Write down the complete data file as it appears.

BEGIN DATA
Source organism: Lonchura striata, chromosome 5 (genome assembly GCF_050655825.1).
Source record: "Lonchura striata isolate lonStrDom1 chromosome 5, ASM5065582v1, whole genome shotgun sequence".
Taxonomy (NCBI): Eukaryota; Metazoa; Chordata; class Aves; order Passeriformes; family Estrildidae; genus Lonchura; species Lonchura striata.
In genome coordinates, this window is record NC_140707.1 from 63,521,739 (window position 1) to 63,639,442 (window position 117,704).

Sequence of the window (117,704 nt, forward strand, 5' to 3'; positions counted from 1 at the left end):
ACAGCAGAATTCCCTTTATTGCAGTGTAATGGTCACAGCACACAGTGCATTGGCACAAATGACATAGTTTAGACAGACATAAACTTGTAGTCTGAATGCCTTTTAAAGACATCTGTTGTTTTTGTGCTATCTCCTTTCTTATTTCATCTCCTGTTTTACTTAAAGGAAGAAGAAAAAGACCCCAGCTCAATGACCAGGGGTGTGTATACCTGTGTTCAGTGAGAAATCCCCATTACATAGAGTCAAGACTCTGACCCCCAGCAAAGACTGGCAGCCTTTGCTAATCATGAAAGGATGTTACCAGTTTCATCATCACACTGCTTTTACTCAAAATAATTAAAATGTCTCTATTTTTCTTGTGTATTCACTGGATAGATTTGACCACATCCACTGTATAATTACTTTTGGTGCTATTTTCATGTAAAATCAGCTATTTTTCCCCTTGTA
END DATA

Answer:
Source organism: Lonchura striata, chromosome 5 (genome assembly GCF_050655825.1).
Source record: "Lonchura striata isolate lonStrDom1 chromosome 5, ASM5065582v1, whole genome shotgun sequence".
Taxonomy (NCBI): Eukaryota; Metazoa; Chordata; class Aves; order Passeriformes; family Estrildidae; genus Lonchura; species Lonchura striata.
In genome coordinates, this window is record NC_140707.1 from 63,521,739 (window position 1) to 63,639,442 (window position 117,704).

Sequence of the window (117,704 nt, forward strand, 5' to 3'; positions counted from 1 at the left end):
ACAGCAGAATTCCCTTTATTGCAGTGTAATGGTCACAGCACACAGTGCATTGGCACAAATGACATAGTTTAGACAGACATAAACTTGTAGTCTGAATGCCTTTTAAAGACATCTGTTGTTTTTGTGCTATCTCCTTTCTTATTTCATCTCCTGTTTTACTTAAAGGAAGAAGAAAAAGACCCCAGCTCAATGACCAGGGGTGTGTATACCTGTGTTCAGTGAGAAATCCCCATTACATAGAGTCAAGACTCTGACCCCCAGCAAAGACTGGCAGCCTTTGCTAATCATGAAAGGATGTTACCAGTTTCATCATCACACTGCTTTTACTCAAAATAATTAAAATGTCTCTATTTTTCTTGTGTATTCACTGGATAGATTTGACCACATCCACTGTATAATTACTTTTGGTGCTATTTTCATGTAAAATCAGCTATTTTTCCCCTTGTA